B at The MUSEUM
10 King Street West
Kitchener, ON N2H 2G8
I love sandwiches. The balance of carb and protein, with a generous dosing of condiments, spicy sauces and acidic pickles, makes the hand-held comestible, from grilled cheeses and wraps to burgers and Reubens, a mighty satisfying experience.
The “Beef on Weck” at B at The Museum is exactly such a glory – and one, given its Montreal-style brisket, that is weeks in the making.
Cambridge-born Collin Morrison, B at The Museum head chef, has tweaked the sandwich to shape it into what he wants as a classic for the beer-forward pub of 80 seats: there’s six bar stools and 48 dining room seats with room for 26 on the King Street patio.
Morrison, who cooked at Cambridge’s Napa Grille for seven years before heading to now closed Fistro Bistro across town to join Langdon Hall alum Darnell Gregg, has just re-set the B menu.
“We wanted it to have wholesome dishes full of flavour and using local ingredients,” Morrison says. “I also wanted the food to meet our craft-beer selections.”
The Beef on Weck ($17) does just that: I sipped a Four Father’s “Høyeste Fjell” Norwegian Pale Ale, which had some hoppiness, acidity and a touch of sour that matched the sandwich’s components.
As well as being quite hefty – it requires two hands – the sandwich, like many great sandwiches, has an origin story; the stuff of myth, I find, makes food more appetizing: likely first appearing in Buffalo, NY, “weck” refers to a kummelweck bun, which is topped with caraway seeds and salt.
The original weck was crusty, perhaps akin to a Kaiser, and to its German creator it also had a solemn quality as a remembrance of departed fellow Swabians. As a sidebar, travelling a few kilometers east from B on King Street brings you to one of our famous German clubs, The Schwaben Club, with its Danube Swabian culture.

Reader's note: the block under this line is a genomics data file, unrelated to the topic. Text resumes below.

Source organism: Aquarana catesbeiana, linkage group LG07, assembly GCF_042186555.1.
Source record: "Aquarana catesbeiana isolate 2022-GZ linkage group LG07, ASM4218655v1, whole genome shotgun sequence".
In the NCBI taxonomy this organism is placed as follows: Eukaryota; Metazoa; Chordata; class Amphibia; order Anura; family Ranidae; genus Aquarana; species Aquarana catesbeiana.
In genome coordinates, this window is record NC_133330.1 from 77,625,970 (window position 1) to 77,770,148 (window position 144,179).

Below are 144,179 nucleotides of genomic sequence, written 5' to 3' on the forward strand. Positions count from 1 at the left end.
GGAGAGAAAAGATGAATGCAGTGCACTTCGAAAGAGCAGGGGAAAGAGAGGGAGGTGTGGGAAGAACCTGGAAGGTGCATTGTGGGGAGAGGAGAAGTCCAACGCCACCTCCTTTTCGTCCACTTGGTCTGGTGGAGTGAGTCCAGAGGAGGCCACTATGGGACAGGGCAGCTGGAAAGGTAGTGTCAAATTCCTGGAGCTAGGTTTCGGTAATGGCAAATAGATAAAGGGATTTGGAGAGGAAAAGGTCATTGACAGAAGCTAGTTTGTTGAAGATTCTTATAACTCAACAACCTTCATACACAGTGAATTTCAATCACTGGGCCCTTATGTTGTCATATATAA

Otherwise, B’s Beef on Weck is Montreal-style smoked meat, into which a lot of effort has gone, according to Morrison.
“It’s a local AAA brisket that’s brined for nine days in salt, black pepper, bay leaves, Prague powder curing salt, coriander and chilies,” he says. “It dries for three days, then gets crusted with a dry rub and ages another couple of days. It gets cold-smoked, half the time with cherry and half the time with applewood, and then steamed. All told, it’s 16 days.”
I think we do well to understand the time and process needed to make such a sandwich that costs a customer $17 with soup, salad or house chips. The weck is B’s potato-scallion bun sprinkled with caraway seeds and Maldon salt. “It’s Kozlik’s mustard and our own aioli,” says Morrison. “The sauerkraut is made in-house as well.”
On the surface, it’s a simple sandwich, though its preparation is certainly a little more involved.
“This is a unique meat sandwich,” says Morrison. “It says big, it says local, and when you sit down to eat it, it says you’re going to be full and enjoy every bite.”